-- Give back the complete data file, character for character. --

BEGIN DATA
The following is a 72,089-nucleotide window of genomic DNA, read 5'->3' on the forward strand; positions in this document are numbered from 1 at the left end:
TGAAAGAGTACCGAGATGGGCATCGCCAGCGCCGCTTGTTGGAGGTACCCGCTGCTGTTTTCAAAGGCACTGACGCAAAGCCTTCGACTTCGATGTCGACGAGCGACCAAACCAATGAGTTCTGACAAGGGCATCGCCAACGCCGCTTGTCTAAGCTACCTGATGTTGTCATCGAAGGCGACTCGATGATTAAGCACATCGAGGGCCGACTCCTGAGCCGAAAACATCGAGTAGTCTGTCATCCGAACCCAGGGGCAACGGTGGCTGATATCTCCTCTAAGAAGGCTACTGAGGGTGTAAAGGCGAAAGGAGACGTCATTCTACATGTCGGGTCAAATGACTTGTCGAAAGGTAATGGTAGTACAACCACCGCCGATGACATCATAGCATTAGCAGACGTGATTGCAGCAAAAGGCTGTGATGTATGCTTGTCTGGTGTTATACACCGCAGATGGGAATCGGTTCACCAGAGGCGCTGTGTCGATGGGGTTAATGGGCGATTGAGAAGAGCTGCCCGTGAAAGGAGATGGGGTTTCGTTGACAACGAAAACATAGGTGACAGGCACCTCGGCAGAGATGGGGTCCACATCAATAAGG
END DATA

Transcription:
The following is a 72,089-nucleotide window of genomic DNA, read 5'->3' on the forward strand; positions in this document are numbered from 1 at the left end:
TGAAAGAGTACCGAGATGGGCATCGCCAGCGCCGCTTGTTGGAGGTACCCGCTGCTGTTTTCAAAGGCACTGACGCAAAGCCTTCGACTTCGATGTCGACGAGCGACCAAACCAATGAGTTCTGACAAGGGCATCGCCAACGCCGCTTGTCTAAGCTACCTGATGTTGTCATCGAAGGCGACTCGATGATTAAGCACATCGAGGGCCGACTCCTGAGCCGAAAACATCGAGTAGTCTGTCATCCGAACCCAGGGGCAACGGTGGCTGATATCTCCTCTAAGAAGGCTACTGAGGGTGTAAAGGCGAAAGGAGACGTCATTCTACATGTCGGGTCAAATGACTTGTCGAAAGGTAATGGTAGTACAACCACCGCCGATGACATCATAGCATTAGCAGACGTGATTGCAGCAAAAGGCTGTGATGTATGCTTGTCTGGTGTTATACACCGCAGATGGGAATCGGTTCACCAGAGGCGCTGTGTCGATGGGGTTAATGGGCGATTGAGAAGAGCTGCCCGTGAAAGGAGATGGGGTTTCGTTGACAACGAAAACATAGGTGACAGGCACCTCGGCAGAGATGGGGTCCACATCAATAAGG